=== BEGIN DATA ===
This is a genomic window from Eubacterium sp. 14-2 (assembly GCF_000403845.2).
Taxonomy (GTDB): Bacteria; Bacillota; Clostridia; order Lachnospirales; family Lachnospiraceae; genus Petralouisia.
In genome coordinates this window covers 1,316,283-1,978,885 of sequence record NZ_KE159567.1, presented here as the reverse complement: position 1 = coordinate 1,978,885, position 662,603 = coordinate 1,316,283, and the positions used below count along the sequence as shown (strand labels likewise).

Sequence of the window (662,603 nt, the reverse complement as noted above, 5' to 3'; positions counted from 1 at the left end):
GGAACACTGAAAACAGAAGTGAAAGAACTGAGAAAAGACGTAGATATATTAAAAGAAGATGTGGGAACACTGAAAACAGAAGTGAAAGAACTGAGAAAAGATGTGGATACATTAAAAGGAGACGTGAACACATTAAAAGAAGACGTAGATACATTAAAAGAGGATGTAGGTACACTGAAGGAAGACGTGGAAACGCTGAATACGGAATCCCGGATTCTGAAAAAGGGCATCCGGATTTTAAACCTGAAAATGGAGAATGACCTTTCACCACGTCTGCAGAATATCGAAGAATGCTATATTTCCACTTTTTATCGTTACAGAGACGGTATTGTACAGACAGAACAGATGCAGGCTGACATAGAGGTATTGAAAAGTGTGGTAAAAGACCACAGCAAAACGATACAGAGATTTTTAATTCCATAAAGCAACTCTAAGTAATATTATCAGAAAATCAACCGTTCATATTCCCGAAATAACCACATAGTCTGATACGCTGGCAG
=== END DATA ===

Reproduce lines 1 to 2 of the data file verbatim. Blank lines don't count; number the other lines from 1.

This is a genomic window from Eubacterium sp. 14-2 (assembly GCF_000403845.2).
Taxonomy (GTDB): Bacteria; Bacillota; Clostridia; order Lachnospirales; family Lachnospiraceae; genus Petralouisia.